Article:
The “Immature” Athlete: Late Developer? Or Under-developed?

I listened to a really great Podcast the other day featuring David Epstein, author of the Athlete Gene and what he said was pretty astounding and eye opening regarding the maturity process of certain athletes, and the “selection” process of those athletes graded only in terms of physical readiness.

The late bloomers

I thought that I would specifically take time to write out a response not only because I could relate to the experience of being overlooked by coaches, but also for the many other athletes at the high school level who get overlooked and to help give parents a better understanding.

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One topic that stood out to me that Epstein mentions is coming to terms with the fact that each individual athlete is bio mechanically different. That no two athletes are physiologically built the same way, and that each has their own unique traits that have to be uniquely developed to reach their fullest potential as athletes.

And when it comes to developing such athletes for a specific sport, there is no such thing as a “one size fit all” scheme that can most effectively address their athletic needs.

Epstein mentioned what he called the “Low Baseline High Responder” condition, in which an athlete physiologically is not capacitated to adapt quickly enough to his or her sport, BUT matures extremely efficiently and responds well when coached appropriately.

In other words, a kid may not be physically competitive in comparison to more developed athletes his or her age, but are highly trainable and can physiologically respond and advance to that level at a faster rate than others.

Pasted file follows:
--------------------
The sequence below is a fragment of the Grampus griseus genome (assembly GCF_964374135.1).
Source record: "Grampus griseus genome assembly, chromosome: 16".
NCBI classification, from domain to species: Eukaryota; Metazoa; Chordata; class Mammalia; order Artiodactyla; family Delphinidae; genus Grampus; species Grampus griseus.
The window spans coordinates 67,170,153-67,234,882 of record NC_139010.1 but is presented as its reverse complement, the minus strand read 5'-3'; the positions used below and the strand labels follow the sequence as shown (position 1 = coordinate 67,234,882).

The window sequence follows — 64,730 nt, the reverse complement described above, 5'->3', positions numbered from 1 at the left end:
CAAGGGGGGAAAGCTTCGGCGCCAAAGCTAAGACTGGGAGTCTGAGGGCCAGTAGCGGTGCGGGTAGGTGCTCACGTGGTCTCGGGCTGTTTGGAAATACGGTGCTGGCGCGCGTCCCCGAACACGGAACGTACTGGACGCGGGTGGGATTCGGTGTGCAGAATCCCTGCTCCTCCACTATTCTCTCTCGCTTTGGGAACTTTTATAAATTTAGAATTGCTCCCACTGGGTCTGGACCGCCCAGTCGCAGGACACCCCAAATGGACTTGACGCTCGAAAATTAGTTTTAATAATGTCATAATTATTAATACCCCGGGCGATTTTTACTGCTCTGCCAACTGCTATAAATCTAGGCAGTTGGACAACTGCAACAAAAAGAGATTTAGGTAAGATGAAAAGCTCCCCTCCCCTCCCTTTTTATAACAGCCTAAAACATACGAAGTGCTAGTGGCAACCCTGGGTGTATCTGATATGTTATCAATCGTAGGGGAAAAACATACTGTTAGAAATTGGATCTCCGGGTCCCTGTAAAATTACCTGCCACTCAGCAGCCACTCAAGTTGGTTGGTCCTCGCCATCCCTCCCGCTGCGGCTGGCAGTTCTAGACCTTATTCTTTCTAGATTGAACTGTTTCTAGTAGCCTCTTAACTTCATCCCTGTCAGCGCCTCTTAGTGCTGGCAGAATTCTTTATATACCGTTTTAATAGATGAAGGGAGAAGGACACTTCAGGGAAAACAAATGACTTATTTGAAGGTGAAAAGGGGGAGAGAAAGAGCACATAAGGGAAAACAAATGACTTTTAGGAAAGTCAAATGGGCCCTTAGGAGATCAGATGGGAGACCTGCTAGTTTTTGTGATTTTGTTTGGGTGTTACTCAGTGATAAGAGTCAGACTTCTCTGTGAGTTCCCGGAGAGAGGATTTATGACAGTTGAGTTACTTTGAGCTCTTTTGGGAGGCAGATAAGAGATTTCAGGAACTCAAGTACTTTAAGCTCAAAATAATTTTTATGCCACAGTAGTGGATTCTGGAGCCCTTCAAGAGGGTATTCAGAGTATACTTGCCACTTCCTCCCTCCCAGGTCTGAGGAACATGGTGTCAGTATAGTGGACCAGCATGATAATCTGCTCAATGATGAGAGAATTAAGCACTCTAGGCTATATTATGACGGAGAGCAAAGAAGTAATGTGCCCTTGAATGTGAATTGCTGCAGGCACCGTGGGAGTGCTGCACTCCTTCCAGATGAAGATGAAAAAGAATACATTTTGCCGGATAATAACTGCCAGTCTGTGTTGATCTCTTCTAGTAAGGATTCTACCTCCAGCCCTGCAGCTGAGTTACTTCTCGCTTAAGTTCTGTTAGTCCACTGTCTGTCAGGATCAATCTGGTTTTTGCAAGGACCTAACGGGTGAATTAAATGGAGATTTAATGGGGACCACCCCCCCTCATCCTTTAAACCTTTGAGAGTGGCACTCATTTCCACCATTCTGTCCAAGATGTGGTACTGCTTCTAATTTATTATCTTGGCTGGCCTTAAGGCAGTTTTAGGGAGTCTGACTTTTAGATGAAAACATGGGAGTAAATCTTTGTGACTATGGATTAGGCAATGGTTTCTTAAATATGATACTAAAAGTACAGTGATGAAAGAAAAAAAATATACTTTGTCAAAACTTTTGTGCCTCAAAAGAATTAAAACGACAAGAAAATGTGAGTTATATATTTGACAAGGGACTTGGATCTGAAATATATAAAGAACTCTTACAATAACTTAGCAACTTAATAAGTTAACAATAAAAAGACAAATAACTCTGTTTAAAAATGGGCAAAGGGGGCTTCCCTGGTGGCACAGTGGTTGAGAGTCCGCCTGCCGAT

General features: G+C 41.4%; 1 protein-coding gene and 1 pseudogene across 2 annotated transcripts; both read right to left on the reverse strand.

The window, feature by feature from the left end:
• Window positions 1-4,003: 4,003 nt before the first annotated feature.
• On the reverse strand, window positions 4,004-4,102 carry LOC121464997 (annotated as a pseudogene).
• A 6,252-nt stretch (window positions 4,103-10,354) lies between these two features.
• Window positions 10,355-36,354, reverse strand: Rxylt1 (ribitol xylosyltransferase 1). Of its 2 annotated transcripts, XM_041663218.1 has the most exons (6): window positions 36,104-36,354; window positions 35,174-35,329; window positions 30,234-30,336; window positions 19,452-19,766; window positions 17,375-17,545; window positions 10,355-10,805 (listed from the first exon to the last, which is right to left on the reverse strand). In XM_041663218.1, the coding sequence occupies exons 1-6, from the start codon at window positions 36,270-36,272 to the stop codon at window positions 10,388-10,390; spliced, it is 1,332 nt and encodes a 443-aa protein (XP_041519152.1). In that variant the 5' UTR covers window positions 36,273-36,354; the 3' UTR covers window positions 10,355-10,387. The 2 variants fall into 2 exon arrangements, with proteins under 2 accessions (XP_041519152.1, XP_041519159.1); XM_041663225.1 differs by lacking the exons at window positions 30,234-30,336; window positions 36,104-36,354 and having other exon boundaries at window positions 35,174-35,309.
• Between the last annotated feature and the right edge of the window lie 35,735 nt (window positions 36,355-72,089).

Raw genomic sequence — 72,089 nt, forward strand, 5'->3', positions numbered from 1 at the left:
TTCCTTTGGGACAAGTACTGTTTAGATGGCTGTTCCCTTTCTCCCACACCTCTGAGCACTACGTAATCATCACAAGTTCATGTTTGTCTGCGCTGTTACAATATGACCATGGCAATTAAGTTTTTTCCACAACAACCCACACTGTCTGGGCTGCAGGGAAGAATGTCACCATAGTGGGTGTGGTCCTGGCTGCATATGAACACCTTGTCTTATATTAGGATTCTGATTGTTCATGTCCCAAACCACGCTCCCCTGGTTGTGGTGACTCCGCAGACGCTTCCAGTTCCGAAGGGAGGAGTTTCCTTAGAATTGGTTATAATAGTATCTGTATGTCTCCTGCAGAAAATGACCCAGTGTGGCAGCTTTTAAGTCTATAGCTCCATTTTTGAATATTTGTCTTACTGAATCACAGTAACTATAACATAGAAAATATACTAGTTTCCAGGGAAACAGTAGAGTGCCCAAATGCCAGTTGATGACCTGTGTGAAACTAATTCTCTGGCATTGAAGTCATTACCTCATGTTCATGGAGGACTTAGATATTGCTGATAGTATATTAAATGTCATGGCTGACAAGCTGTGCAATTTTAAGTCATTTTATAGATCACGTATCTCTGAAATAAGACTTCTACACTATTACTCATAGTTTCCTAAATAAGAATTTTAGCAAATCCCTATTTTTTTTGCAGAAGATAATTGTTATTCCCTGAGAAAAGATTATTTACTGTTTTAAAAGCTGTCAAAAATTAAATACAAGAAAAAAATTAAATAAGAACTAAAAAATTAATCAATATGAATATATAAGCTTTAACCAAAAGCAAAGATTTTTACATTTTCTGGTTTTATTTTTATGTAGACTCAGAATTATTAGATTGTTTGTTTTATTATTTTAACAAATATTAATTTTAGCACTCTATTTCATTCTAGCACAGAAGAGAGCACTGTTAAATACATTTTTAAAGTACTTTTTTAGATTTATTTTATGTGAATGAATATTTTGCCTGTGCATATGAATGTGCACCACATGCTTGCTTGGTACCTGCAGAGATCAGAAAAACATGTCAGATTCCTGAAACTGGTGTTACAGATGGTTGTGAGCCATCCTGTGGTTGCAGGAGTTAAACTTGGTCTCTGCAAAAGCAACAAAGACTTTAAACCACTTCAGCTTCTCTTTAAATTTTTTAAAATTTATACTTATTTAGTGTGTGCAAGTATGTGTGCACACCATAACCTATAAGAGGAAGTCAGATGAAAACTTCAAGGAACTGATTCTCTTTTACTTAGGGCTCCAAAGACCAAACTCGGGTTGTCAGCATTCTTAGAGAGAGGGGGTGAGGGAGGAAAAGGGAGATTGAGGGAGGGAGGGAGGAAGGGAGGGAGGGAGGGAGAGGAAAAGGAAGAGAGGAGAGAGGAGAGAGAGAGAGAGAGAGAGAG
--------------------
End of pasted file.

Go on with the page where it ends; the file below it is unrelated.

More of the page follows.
However, the stipulation being that the athlete must be in the right coaching system, since certain methods will not draw the same response as others.

I found this especially intriguing with respect to the selection process of coaches at the high school level.

While this is fortunate to know from a performance perspective, the unfortunate aspect is when a coach does not (or is incapable of) recognizing the physical attributes of an athlete and fails to appropriately develop her.

Another point Epstein discussed is when a coach equates talent solely to his physical disposition. In other words, because a kid may be more physically mature and able to perform better in sport AT THAT CURRENT TIME, that he will have a better shot at succeeding.

The problem does not lie in the fact that athletes who are “more developed” get selected before others, it is when they are selected at the expense of other athletes who are NOT as physically capable at that point in time, and can be developed into better overall athletes.

I related this to the fact that some kids are easily overlooked rather than developed accordingly because at that current time they were not able to perform to the coaches’ liking, selecting only those who were “biomechanically” ready.

The biggest flaw in this system of selection is not being able to recognize when an athlete is trainable versus physiologically ready.

As Epstein stated, there are athletes that are low baseline but high responder. And to elaborate more on this, he stated that elite athleticism is not just a sole characteristic of genetics, but of the right training and the correct training system at the right time.

Certain training systems will elicit different responses.

Though the depth of the podcast goes much further than discussed in my response, the main takeaway is that fact that athletes don’t have to be born with “it” to succeed, you just need to be in the right system of learning.


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